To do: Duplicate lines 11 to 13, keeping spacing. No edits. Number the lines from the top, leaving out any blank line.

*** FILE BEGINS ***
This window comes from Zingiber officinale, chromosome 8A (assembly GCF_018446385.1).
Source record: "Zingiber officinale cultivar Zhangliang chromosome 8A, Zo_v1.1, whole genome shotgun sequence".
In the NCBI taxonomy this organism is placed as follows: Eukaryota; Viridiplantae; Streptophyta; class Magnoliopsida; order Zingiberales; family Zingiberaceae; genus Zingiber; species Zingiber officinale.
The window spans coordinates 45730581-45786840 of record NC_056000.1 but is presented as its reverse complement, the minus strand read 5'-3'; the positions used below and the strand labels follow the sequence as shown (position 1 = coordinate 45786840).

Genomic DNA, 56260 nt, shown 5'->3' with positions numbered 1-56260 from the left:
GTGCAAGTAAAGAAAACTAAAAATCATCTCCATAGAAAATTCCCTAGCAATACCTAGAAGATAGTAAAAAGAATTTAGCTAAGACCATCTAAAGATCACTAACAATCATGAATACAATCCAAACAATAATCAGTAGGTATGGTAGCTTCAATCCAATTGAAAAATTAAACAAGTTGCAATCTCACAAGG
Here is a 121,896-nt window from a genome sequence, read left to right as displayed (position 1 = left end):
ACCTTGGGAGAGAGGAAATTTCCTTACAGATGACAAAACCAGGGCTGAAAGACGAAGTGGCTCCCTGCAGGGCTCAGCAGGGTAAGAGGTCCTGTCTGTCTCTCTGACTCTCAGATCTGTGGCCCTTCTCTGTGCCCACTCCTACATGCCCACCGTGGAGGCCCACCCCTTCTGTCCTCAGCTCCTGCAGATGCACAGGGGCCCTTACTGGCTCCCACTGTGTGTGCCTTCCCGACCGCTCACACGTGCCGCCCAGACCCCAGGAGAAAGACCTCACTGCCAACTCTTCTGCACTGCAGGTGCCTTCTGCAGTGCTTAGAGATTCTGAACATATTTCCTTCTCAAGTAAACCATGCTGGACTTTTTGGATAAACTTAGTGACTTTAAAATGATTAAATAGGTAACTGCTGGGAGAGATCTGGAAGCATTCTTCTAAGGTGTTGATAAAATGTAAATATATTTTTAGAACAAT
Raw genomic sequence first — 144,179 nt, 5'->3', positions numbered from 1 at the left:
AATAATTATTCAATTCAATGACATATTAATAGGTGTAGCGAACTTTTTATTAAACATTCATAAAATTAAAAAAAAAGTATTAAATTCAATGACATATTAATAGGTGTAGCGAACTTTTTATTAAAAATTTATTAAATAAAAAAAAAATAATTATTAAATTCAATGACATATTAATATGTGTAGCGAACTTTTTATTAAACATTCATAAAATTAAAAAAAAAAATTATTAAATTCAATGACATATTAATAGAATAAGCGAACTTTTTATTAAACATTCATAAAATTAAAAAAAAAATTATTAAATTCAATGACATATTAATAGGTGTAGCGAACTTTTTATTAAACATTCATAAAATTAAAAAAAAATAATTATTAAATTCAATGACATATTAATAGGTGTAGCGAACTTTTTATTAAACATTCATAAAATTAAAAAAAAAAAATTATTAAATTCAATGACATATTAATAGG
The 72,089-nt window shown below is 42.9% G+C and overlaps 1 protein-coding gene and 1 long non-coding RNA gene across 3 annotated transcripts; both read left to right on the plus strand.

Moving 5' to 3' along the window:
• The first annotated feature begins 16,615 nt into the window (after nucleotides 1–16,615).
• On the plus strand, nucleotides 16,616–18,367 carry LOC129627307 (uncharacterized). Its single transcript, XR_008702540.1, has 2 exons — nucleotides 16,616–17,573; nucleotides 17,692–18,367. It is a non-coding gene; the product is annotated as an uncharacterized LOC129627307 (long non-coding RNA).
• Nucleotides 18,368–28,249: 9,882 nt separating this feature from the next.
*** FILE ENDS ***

The 72,089-nt window shown below is 42.9% G+C and overlaps 1 protein-coding gene and 1 long non-coding RNA gene across 3 annotated transcripts; both read left to right on the plus strand.

Moving 5' to 3' along the window:
• The first annotated feature begins 16,615 nt into the window (after nucleotides 1–16,615).